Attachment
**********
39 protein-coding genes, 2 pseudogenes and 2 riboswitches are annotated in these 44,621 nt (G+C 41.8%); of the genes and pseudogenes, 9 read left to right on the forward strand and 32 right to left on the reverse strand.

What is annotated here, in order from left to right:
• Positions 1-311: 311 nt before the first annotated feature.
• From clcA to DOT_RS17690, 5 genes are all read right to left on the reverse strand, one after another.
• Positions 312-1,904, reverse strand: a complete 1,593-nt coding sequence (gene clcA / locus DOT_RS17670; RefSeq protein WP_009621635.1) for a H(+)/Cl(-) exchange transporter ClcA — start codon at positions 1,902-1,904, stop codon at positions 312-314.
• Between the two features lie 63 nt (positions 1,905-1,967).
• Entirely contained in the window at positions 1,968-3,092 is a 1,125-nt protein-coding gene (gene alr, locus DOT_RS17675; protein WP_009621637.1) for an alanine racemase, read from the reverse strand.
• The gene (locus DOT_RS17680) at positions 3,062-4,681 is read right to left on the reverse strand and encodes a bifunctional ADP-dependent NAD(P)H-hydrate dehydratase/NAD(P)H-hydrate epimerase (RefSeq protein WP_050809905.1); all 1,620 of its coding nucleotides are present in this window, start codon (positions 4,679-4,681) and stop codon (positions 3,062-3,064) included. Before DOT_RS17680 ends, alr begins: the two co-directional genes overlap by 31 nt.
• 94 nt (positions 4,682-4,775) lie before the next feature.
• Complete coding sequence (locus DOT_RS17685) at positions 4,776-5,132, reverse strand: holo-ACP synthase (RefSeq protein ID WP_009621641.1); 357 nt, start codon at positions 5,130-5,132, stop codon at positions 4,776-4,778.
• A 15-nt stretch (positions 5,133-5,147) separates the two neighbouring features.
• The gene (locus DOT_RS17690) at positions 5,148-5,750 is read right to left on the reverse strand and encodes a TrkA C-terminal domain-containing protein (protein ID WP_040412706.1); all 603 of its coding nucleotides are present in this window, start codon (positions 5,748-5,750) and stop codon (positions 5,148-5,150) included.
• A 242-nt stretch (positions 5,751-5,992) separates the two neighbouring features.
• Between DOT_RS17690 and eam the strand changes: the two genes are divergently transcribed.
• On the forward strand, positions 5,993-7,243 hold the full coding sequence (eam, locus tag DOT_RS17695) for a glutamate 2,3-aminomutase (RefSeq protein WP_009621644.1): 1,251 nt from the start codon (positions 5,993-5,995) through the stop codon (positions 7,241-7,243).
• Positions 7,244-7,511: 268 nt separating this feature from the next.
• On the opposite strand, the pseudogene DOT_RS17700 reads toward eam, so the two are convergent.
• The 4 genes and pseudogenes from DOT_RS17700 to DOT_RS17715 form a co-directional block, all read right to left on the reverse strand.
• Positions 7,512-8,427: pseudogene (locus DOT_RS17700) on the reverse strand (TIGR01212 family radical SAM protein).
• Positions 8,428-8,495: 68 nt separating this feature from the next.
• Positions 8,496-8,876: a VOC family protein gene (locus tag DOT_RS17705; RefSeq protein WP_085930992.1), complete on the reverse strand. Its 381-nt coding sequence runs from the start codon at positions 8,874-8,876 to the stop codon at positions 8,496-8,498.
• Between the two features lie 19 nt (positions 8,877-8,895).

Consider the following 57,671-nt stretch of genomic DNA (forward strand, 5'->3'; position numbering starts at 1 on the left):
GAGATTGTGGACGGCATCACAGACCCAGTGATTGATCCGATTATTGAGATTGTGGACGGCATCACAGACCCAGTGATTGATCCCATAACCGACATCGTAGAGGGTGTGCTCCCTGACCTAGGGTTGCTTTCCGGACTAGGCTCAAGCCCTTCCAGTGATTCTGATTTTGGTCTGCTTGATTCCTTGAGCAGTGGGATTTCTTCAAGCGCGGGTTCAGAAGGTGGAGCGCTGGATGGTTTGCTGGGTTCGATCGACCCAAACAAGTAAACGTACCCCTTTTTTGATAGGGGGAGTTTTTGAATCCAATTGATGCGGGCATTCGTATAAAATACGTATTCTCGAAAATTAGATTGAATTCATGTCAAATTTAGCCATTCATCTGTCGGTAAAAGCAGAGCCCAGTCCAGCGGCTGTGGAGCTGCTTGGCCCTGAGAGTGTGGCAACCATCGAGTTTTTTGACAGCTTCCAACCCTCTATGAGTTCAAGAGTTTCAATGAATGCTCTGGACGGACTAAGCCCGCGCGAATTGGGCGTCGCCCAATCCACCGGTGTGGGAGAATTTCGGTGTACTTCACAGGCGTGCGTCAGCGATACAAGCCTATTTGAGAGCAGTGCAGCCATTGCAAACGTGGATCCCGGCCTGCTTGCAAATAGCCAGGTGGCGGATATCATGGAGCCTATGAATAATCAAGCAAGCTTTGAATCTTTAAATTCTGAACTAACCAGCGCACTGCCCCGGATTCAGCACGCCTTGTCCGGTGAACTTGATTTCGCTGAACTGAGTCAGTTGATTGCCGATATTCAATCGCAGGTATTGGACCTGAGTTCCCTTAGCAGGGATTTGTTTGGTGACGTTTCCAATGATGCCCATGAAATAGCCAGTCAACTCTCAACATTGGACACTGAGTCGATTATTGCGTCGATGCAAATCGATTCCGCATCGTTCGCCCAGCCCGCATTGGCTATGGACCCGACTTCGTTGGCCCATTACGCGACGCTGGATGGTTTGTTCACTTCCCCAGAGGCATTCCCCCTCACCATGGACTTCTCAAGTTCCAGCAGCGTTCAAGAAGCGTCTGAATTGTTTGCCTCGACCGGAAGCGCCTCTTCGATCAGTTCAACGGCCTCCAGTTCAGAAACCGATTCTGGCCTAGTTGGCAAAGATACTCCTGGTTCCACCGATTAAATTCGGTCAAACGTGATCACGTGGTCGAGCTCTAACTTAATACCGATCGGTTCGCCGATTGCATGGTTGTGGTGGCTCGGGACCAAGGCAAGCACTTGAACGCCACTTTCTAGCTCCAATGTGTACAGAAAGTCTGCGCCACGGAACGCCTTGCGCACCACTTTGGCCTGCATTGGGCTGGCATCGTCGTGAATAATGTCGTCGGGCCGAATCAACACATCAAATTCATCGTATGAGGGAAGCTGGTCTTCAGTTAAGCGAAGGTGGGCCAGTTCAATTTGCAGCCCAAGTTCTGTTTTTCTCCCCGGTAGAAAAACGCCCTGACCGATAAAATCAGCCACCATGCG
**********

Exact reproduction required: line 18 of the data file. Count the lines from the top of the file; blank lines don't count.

• The 4 genes and pseudogenes from DOT_RS17700 to DOT_RS17715 form a co-directional block, all read right to left on the reverse strand.